The Greek verb egkaiein literally meant ‘to burn in’, being a compound of en-, ‘in’, and kaiein,‘to burn’. In fact the term denoted a particular method of painting which was practised by the ancients. According to a first-century account in the writings of Pliny the Elder, the process involved mixing pigments with hot beeswax, brushing them on to plaster and then smoothing and fixing them to the surface with a hot iron. (English derived the word encaustic from Greek in the seventeenth century to describe this kind of painting.) Whenever Greek or Roman emperors had documents of state to sign, they used an ink of imperial purple. The word for this special ink was egkauston, a derivative of the verb egkaiein.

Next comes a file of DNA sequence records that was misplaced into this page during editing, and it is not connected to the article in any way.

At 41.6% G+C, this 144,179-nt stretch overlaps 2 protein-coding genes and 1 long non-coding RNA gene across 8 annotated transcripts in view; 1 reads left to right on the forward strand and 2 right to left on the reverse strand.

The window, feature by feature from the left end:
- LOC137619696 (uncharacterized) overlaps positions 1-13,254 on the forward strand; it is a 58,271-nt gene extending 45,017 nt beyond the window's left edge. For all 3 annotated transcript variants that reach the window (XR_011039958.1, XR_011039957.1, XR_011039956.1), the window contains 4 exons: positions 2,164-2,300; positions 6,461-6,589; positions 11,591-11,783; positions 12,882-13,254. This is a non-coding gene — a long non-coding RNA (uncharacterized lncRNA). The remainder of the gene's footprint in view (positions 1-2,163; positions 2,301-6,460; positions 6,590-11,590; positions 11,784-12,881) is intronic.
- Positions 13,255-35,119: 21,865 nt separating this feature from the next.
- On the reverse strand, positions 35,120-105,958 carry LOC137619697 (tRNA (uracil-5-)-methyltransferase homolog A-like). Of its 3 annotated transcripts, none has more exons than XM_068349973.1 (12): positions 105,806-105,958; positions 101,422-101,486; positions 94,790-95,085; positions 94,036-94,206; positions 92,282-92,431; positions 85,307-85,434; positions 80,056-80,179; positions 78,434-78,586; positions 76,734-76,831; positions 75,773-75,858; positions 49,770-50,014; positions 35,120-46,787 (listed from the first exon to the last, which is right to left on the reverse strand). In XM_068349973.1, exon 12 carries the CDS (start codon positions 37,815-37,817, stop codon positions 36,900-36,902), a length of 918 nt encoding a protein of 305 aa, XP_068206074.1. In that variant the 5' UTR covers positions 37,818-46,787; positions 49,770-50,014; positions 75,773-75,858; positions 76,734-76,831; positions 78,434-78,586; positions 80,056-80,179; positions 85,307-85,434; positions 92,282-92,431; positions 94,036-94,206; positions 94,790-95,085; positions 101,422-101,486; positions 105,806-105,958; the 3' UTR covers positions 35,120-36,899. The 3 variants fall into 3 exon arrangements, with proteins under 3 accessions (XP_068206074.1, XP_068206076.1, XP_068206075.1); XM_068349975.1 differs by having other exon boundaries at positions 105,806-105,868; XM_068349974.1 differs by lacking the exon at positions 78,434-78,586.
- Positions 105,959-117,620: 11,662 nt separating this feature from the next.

By the time the term arrived in Old French as enque in the eleventh century by way of Late Latin encaustum , it simply denoted ordinary ink. Middle English took the term from Old French as enke in the mid-thirteenth century. Over the centuries ink has been applied to various substances used for writing or painting, including the strange viscous paste prepared by Mr Biro for his eponymous pens.